One common method to negotiate DUI charges, and some other charges, is to participate in an ARD program or an Accelerated Rehabilitative Disposition program. These programs are common for individuals who have faced their first ever DUI offense. County courts may allow them to participate in an ARD program. ARD programs serve as an alternative to a conviction so long as a person properly participates in the program, and fulfills their obligations. Although participation in an ARD does not normally count as a conviction, a person's arrest record will continue to exist. Contrary to popular belief, these records do not simply disappear once a person has completed their ARD, instead, these records must be expunged.
What is an ARD Program?
An ARD is an alternative to facing a conviction for first-time offenders. These are commonly used for DUI. A person must meet certain eligibility requirements to participate in an ARD program. ARD participation does not count as a conviction, however, if a person faces charges once more in their lifetime, their participation in the program may count as a conviction. ARD programs are often similar to parole or probation situations.
Expunging an ARD in Pennsylvania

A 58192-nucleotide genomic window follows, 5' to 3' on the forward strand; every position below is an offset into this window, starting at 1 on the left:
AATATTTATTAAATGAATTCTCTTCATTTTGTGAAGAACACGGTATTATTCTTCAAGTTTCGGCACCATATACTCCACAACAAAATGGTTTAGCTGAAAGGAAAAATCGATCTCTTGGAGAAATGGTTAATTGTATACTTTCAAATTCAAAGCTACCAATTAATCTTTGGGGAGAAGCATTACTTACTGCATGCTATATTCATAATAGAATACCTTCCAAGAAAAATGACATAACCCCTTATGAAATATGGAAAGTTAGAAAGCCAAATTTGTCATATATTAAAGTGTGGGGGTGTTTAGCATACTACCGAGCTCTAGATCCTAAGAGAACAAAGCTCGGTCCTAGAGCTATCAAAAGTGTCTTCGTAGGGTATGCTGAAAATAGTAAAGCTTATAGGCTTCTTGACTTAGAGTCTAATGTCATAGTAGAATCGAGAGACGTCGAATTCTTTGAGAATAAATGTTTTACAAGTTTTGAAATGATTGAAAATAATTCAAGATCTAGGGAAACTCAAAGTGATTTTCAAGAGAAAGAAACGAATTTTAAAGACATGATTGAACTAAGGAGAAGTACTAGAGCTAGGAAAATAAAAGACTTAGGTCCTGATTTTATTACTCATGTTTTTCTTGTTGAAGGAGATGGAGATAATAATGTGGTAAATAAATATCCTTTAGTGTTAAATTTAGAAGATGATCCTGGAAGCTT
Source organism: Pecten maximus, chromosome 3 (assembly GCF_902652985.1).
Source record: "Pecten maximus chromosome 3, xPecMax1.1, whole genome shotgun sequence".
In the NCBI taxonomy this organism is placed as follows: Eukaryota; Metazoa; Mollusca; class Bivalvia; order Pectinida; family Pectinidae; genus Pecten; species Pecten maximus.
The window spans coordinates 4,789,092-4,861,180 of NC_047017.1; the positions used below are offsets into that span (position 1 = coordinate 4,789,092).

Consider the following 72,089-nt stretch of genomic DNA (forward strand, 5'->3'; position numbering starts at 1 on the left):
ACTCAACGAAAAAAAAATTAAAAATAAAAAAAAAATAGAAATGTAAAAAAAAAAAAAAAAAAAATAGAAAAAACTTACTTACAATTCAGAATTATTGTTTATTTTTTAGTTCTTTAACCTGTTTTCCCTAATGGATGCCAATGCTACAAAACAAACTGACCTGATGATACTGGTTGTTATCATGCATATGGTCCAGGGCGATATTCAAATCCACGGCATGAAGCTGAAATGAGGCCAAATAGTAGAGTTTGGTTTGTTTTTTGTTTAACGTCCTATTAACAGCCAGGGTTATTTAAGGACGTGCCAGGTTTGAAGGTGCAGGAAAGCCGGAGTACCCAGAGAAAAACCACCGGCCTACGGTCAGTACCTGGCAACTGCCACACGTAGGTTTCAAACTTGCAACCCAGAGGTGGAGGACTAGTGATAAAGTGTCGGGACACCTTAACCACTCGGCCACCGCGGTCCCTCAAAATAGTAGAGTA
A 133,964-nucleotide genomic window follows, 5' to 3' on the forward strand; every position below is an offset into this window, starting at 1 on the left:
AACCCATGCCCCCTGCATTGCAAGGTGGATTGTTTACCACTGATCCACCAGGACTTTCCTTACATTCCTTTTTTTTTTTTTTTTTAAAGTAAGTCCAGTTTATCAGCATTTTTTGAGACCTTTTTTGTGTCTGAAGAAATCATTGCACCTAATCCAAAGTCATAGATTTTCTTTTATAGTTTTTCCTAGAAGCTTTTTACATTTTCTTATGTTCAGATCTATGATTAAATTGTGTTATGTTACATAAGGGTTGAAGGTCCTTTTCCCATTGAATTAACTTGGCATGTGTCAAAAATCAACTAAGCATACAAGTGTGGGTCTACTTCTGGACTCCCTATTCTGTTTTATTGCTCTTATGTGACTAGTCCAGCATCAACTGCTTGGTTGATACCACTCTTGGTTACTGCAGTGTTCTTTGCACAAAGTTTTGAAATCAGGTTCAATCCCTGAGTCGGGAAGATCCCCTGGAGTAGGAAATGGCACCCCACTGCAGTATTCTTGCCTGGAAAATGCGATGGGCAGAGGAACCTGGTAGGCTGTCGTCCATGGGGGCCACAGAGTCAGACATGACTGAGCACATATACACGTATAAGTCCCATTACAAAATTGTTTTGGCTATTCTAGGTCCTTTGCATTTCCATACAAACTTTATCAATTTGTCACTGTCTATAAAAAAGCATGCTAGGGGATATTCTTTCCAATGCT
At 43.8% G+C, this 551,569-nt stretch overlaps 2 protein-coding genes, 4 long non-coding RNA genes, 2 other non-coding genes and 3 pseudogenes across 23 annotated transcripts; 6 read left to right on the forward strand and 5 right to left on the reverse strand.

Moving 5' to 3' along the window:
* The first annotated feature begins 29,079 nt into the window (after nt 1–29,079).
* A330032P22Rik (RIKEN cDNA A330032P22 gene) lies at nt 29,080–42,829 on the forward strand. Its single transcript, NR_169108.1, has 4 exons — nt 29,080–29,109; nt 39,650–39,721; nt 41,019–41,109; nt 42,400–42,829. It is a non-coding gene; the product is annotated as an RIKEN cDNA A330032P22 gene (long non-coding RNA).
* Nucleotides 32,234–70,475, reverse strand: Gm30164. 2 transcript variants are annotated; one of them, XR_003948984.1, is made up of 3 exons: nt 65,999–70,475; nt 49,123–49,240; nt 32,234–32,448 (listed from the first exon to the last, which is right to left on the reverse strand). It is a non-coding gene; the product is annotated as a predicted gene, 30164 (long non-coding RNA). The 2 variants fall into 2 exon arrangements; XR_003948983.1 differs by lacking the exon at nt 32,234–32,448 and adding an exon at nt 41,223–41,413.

When a person wishes to expunge an ARD in Pennsylvania, they must file with the county court that the offense arose in. A person must conduct an expungement filing for their arrest record. A person's likelihood of obtaining an expungement depends on both their ability to complete the program and their overall eligibility. A person can immediately be eligible for an expungement of their ARD record upon completion of their program provided that they are not facing additional charges.
In rare cases, a judge may order for an expungement as soon as a defendant has completed the ARD program. In some cases, the district attorney can object to the expungement as well, which can become a complicated matter. The motion may need to be defended in court.
Pennsylvania Expungement Attorney
When a person wishes to file an expungement for their ARD program records, it can prove a daunting task. Filing for an expungement can be complicated and difficult for a person who is inexperienced in the court system. While a person may file without an attorney, doing so can present a high likelihood for error. A filing done in error can potentially lead a person to have to start from the beginning, or suffer delays. An attorney can help a person conduct a filing for their expungement. Attorneys handling a person's expungement can reduce the likelihood of error and also delays.